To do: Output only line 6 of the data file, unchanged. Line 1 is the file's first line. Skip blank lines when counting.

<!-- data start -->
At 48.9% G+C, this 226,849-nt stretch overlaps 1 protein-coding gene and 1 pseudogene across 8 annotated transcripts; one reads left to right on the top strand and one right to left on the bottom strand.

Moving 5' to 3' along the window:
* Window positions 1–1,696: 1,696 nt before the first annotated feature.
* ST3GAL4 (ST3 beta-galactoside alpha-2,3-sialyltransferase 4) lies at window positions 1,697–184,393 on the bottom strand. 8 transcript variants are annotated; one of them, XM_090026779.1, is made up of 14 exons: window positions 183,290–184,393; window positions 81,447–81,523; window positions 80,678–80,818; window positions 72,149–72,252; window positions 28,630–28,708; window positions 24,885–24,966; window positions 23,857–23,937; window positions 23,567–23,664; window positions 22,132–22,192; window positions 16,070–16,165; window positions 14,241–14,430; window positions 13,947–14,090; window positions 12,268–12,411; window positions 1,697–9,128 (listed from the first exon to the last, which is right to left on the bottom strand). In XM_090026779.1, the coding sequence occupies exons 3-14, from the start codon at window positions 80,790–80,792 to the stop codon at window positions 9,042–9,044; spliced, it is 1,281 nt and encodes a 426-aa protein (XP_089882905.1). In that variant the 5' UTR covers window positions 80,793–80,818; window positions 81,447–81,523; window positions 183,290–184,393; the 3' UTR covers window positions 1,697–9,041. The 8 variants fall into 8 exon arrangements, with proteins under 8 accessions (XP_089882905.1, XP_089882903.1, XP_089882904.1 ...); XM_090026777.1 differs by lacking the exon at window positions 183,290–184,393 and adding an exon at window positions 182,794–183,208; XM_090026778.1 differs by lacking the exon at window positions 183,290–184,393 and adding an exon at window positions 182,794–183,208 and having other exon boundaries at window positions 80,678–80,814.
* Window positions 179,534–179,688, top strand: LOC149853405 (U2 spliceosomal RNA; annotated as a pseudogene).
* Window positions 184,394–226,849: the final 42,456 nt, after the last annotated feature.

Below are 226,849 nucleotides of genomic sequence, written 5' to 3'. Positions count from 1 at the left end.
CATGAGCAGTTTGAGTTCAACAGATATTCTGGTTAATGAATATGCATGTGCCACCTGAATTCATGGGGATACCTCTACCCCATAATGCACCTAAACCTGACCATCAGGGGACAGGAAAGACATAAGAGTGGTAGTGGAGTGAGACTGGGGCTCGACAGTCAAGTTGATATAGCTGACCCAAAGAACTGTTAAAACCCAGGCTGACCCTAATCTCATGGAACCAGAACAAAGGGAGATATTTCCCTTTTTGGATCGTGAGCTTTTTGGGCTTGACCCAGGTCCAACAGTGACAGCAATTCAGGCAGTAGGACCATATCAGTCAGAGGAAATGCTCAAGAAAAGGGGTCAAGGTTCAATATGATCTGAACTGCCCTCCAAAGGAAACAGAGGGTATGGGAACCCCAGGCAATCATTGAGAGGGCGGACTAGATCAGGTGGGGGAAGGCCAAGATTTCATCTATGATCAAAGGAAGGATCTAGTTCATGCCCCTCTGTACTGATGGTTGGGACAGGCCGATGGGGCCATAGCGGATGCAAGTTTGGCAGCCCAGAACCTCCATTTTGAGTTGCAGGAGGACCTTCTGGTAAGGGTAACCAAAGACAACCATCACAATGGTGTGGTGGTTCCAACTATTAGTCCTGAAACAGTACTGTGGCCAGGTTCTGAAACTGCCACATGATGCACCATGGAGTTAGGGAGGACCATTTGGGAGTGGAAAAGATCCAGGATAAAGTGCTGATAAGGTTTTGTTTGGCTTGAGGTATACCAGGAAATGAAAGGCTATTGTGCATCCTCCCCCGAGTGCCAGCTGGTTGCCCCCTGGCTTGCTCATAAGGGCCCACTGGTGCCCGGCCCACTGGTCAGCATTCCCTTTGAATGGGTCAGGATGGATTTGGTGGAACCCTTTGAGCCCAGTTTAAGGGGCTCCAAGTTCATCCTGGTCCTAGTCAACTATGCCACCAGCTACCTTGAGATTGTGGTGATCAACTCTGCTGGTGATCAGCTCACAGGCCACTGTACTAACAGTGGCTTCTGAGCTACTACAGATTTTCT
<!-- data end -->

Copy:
* Window positions 184,394–226,849: the final 42,456 nt, after the last annotated feature.